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Losing weight could be a matter of coaching
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Published: 6/23/2008 12:17 AM

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When Sharlene Langner won four free sessions with a wellness coach through a local school raffle, she was skeptical. At 5 feet tall and 175 pounds, the Maplewood, N.J., mother of two had tried to diet and exercise on her own but never really had much luck. Commuting to her unsatisfying job didn't help her situation - by the time she'd get home after her hourlong drive from work, she'd be starving and would fill up on pasta, followed by what she calls a "cookie chaser."

"I was overweight; I couldn't move around," she says. When she won the raffle, "I remember thinking, 'This will never work.'"

Once she met with her coach, Risa Olinsky, Langner's attitude changed. Instead of telling Langner what to do - "go on a diet," "lose weight" - Olinsky prodded her with questions. "She asked what I'm all about, how do I motivate myself, how do I feel about myself," says Langner. "It was never 'What size do you want to be?' but 'How do you want to feel?'"

Olinsky collaborated with Langner, who is 51, and helped her figure out what kind of exercise she could incorporate into her busy workweek and how to best control her eating. They decided that Langner would use the stairs instead of an elevator or escalator whenever possible, take walks on her lunch breaks and always have healthy food with her so that she wouldn't be tempted to snack on junk food.

It was not a complicated formula, but it worked: After a year of weekly phone conversations (at $75 for 45 minutes), Langner is 35 pounds lighter, full of energy, more confident and is happily ensconced in a new job in New York City.

Having a professional devise a plan with her and stand by her for support gave her the extra push. "When I thought I couldn't get beyond a certain point, Risa was there to encourage me," she says.

That is the general idea behind wellness coaching. The growing field (last year Wellcoaches Corp. certified 1,000 coaches, up from 100 in 2003) tackles such issues as diet, fitness, time management and stress relief, focusing less on diet and exercise regimens and more on long-term behavioral patterns. Coaches come with backgrounds in fields as diverse as nursing, nutrition and mental health. "Many people are living such time-pressured lives they have a sense of a lack of control," says Cedric Bryant, chief science officer of the American Council on Exercise ( "Wellness coaching is a tool that might help them to assume more control."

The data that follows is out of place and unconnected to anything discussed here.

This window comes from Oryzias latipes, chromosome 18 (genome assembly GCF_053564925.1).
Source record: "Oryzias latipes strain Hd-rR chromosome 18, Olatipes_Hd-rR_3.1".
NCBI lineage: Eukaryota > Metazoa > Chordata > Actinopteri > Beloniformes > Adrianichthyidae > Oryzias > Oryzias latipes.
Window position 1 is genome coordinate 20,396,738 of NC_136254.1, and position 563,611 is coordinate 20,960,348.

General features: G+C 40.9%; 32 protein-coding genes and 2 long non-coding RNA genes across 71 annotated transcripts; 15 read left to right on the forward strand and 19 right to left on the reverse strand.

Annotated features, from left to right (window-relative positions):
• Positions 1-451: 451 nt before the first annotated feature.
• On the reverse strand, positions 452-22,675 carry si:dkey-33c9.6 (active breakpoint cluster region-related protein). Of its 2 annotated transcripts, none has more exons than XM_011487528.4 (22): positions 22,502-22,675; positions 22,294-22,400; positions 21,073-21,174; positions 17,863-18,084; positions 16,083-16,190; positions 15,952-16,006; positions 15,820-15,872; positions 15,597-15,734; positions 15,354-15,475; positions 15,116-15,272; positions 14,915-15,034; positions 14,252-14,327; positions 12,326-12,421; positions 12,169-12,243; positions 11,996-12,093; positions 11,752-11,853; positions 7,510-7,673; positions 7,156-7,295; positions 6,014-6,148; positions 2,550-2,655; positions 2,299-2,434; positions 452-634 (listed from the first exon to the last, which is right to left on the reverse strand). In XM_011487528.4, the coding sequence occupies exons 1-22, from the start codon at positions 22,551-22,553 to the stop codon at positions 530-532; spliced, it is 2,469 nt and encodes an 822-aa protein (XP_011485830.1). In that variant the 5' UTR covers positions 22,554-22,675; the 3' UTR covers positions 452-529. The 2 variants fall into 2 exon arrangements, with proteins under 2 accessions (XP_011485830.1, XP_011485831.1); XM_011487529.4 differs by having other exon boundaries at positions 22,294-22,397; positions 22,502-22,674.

Patric Powell, 54, of San Francisco, began seeing a wellness coach to help him lose 25 pounds. But when his hectic job running his own floral business began cutting into his sleep and adding to his stress, coach Jay Grant helped Powell through those issues, too. The two adjusted Powell's social schedule, and Grant suggested Powell try stress-reducing techniques, like taking deep breaths, counting to 10 or going for a walk. "It was basic things," says Powell, "but it's things I don't pay attention to unless I'm talking to him about it."

Because wellness coaching is a new field, it's important to check your coach's background before hiring him or her. Ideally, wellness coaches should be certified by a reputable program like Wellcoaches (, which has been endorsed by the American College of Sports Medicine (

Interview two or three coaches by phone to see which one you click with. Finally, don't expect too much. Wellness coaches are not therapists, and few are trained to help you deal with emotional wounds. "What we're really trying to accomplish is to get people away from quick fixes and to a place where they have designed their own lifestyle," says Margaret Moore, CEO of Wellcoaches.

Sharlene Langner could be the poster child for such a philosophy. While losing weight was a personal triumph, the most important thing, she says, is the behavioral changes that her consultations with Olinsky have instilled.

About six months after she began her wellness coaching sessions, she recalls, she walked by a Krispy Kreme, a place that often tempted her. "I smelled that sweet smell and it overwhelmed me," she says. "I just thought, 'I don't want it.' That was a big step for me."